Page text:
Recent survey data estimated 15% of UK university students report suicidal ideation and 3% report attempting suicide in the last 12 months. (Eskin, M. et al., 2016) A UK survey estimated 27% self report a mental health problem, with depression(77%) and anxiety(74%) related symptoms being the most common. (Aronin, S., & Smith, M., 2016) Academic-related stress, financial concerns, and poor adjustment to university life are unique psychological stressors for students in HEIs. (Stallman, H. M., 2008; Topham, P. & Moller, N., 2010; Friedlander, L., Reid, G., Shupak, N., & Cribbie, R., 2007; Andrews, B. & Wilding J.M., 2004; Cooke, R., Bewick, B.M., Barkham, M., Bradley, M. & Audin, K., 2006) Data on what UK HEI institutional factors are associated with common mental disorders and suicidality in students are unknown. Research in young adults suggests certain sociodemographic and socioeconomic dimensions–e.g. ethnic minority, female, LGBTQI+ groups–are significant predictors of psychological distress. (Lessof, C., Ross, A., Brind, R., Bell, E., & Newton, S., 2016; Assari, S., 2017; McDonald, K., 2018) There is a lack of research into whether similar patterns of mental health inequality are present in the UK university student population.
Intersectionality is an analytical framework used by social scientists to attempt to identify how interlocking systems of social positions (e.g. power and privilege) and social identities (e.g. ethnicity, gender, sexual orientation) impact on the lived experiences and mental health of those who are most marginalized in society. (Crenshaw, K., 1989; Crenshaw, K., 1991; Kohn, L., & Hudson, K., 2002; van Mens-Verhulst, J. & Radtke, L., 2008)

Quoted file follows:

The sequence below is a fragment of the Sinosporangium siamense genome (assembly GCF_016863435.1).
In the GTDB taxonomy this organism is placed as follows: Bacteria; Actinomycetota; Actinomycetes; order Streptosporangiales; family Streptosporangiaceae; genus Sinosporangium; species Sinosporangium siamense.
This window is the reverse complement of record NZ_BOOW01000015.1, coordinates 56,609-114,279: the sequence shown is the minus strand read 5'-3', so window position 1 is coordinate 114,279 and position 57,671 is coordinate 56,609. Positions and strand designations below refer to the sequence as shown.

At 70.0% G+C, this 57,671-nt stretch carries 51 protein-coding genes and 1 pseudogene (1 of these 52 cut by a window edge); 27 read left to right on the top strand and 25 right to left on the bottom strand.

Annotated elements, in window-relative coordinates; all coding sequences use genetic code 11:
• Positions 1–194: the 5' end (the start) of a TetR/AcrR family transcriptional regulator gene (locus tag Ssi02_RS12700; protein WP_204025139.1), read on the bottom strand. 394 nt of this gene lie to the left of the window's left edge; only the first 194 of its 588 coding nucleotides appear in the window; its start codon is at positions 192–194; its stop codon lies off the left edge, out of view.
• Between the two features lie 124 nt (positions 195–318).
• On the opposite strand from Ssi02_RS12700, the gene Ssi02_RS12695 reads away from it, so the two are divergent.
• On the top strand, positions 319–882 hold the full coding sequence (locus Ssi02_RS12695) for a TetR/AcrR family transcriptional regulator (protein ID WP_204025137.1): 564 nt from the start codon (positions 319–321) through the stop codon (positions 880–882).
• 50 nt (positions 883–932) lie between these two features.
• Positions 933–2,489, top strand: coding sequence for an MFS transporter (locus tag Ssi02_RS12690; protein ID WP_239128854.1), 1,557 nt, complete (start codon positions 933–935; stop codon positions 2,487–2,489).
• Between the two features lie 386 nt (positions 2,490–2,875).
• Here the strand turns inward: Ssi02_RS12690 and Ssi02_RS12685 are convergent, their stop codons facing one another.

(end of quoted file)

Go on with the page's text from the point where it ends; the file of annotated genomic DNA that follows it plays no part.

This study will use intersectionality to fill the gaps in the literature to address the following aims: 1) explore the role of contextual, social and institutional factors that shape students’ experiences of common mental disorders (CMD) and suicidality; 2) estimate the prevalence of CMD and suicidality, as well as how prevalence differs by the intersection of sociodemographic and socioeconomic indicators; and 3) examine the association between key social determinants (known risk factors and those identified as important from the qualitative findings) and mental health outcomes in the total sample and at the intersection of social statuses.